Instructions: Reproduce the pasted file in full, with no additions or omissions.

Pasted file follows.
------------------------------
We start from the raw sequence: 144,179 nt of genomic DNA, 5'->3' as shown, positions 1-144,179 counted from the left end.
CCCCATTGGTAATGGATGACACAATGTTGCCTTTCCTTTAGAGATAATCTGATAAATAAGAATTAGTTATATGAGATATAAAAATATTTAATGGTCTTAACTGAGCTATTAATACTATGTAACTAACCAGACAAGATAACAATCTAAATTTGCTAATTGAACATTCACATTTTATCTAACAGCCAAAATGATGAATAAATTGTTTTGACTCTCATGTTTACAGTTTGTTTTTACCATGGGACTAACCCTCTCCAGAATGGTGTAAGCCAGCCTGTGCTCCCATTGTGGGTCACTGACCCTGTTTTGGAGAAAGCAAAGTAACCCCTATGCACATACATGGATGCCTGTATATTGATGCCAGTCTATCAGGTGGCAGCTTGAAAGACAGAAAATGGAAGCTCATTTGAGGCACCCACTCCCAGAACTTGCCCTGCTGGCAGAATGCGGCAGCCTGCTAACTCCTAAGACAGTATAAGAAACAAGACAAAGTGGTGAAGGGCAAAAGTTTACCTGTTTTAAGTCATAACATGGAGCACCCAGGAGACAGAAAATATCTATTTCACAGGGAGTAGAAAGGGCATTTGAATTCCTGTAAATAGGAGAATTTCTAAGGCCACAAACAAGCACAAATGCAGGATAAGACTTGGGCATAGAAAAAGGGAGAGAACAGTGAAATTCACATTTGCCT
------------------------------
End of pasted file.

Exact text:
We start from the raw sequence: 144,179 nt of genomic DNA, 5'->3' as shown, positions 1-144,179 counted from the left end.
CCCCATTGGTAATGGATGACACAATGTTGCCTTTCCTTTAGAGATAATCTGATAAATAAGAATTAGTTATATGAGATATAAAAATATTTAATGGTCTTAACTGAGCTATTAATACTATGTAACTAACCAGACAAGATAACAATCTAAATTTGCTAATTGAACATTCACATTTTATCTAACAGCCAAAATGATGAATAAATTGTTTTGACTCTCATGTTTACAGTTTGTTTTTACCATGGGACTAACCCTCTCCAGAATGGTGTAAGCCAGCCTGTGCTCCCATTGTGGGTCACTGACCCTGTTTTGGAGAAAGCAAAGTAACCCCTATGCACATACATGGATGCCTGTATATTGATGCCAGTCTATCAGGTGGCAGCTTGAAAGACAGAAAATGGAAGCTCATTTGAGGCACCCACTCCCAGAACTTGCCCTGCTGGCAGAATGCGGCAGCCTGCTAACTCCTAAGACAGTATAAGAAACAAGACAAAGTGGTGAAGGGCAAAAGTTTACCTGTTTTAAGTCATAACATGGAGCACCCAGGAGACAGAAAATATCTATTTCACAGGGAGTAGAAAGGGCATTTGAATTCCTGTAAATAGGAGAATTTCTAAGGCCACAAACAAGCACAAATGCAGGATAAGACTTGGGCATAGAAAAAGGGAGAGAACAGTGAAATTCACATTTGCCT